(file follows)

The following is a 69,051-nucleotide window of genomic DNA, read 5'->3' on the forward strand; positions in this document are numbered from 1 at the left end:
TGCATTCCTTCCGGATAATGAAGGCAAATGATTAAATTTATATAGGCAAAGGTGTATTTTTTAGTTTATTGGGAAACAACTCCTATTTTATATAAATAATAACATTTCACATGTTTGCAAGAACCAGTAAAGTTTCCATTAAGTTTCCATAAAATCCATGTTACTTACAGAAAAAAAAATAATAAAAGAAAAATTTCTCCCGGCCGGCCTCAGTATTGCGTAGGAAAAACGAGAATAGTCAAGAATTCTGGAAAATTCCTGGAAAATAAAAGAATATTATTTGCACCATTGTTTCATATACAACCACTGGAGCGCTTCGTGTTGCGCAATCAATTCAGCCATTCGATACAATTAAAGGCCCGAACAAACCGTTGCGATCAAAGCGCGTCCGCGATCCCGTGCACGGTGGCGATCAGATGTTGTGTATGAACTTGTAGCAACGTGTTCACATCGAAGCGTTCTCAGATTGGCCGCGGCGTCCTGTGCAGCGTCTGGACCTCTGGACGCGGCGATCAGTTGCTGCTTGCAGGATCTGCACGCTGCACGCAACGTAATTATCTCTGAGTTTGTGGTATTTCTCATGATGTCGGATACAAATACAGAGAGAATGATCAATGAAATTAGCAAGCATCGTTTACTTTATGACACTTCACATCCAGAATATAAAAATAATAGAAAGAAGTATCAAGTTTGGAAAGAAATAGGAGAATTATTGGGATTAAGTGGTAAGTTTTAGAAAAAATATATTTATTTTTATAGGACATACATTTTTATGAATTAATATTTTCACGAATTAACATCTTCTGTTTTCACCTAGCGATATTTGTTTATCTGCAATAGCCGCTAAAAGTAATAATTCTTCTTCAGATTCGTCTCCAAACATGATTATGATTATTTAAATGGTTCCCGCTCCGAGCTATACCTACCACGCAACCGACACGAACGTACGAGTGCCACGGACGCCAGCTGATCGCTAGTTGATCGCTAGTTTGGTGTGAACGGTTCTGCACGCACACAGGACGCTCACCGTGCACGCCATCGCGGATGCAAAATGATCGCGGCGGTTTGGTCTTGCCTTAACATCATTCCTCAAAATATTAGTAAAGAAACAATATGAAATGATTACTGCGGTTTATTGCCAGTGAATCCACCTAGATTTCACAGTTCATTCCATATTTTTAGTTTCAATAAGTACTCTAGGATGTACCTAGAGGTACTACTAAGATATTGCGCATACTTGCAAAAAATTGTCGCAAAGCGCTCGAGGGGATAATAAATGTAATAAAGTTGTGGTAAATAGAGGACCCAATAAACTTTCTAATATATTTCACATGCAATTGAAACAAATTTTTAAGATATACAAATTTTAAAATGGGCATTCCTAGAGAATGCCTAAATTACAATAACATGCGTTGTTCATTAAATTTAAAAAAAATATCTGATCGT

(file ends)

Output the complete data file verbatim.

The following is a 69,051-nucleotide window of genomic DNA, read 5'->3' on the forward strand; positions in this document are numbered from 1 at the left end:
TGCATTCCTTCCGGATAATGAAGGCAAATGATTAAATTTATATAGGCAAAGGTGTATTTTTTAGTTTATTGGGAAACAACTCCTATTTTATATAAATAATAACATTTCACATGTTTGCAAGAACCAGTAAAGTTTCCATTAAGTTTCCATAAAATCCATGTTACTTACAGAAAAAAAAATAATAAAAGAAAAATTTCTCCCGGCCGGCCTCAGTATTGCGTAGGAAAAACGAGAATAGTCAAGAATTCTGGAAAATTCCTGGAAAATAAAAGAATATTATTTGCACCATTGTTTCATATACAACCACTGGAGCGCTTCGTGTTGCGCAATCAATTCAGCCATTCGATACAATTAAAGGCCCGAACAAACCGTTGCGATCAAAGCGCGTCCGCGATCCCGTGCACGGTGGCGATCAGATGTTGTGTATGAACTTGTAGCAACGTGTTCACATCGAAGCGTTCTCAGATTGGCCGCGGCGTCCTGTGCAGCGTCTGGACCTCTGGACGCGGCGATCAGTTGCTGCTTGCAGGATCTGCACGCTGCACGCAACGTAATTATCTCTGAGTTTGTGGTATTTCTCATGATGTCGGATACAAATACAGAGAGAATGATCAATGAAATTAGCAAGCATCGTTTACTTTATGACACTTCACATCCAGAATATAAAAATAATAGAAAGAAGTATCAAGTTTGGAAAGAAATAGGAGAATTATTGGGATTAAGTGGTAAGTTTTAGAAAAAATATATTTATTTTTATAGGACATACATTTTTATGAATTAATATTTTCACGAATTAACATCTTCTGTTTTCACCTAGCGATATTTGTTTATCTGCAATAGCCGCTAAAAGTAATAATTCTTCTTCAGATTCGTCTCCAAACATGATTATGATTATTTAAATGGTTCCCGCTCCGAGCTATACCTACCACGCAACCGACACGAACGTACGAGTGCCACGGACGCCAGCTGATCGCTAGTTGATCGCTAGTTTGGTGTGAACGGTTCTGCACGCACACAGGACGCTCACCGTGCACGCCATCGCGGATGCAAAATGATCGCGGCGGTTTGGTCTTGCCTTAACATCATTCCTCAAAATATTAGTAAAGAAACAATATGAAATGATTACTGCGGTTTATTGCCAGTGAATCCACCTAGATTTCACAGTTCATTCCATATTTTTAGTTTCAATAAGTACTCTAGGATGTACCTAGAGGTACTACTAAGATATTGCGCATACTTGCAAAAAATTGTCGCAAAGCGCTCGAGGGGATAATAAATGTAATAAAGTTGTGGTAAATAGAGGACCCAATAAACTTTCTAATATATTTCACATGCAATTGAAACAAATTTTTAAGATATACAAATTTTAAAATGGGCATTCCTAGAGAATGCCTAAATTACAATAACATGCGTTGTTCATTAAATTTAAAAAAAATATCTGATCGT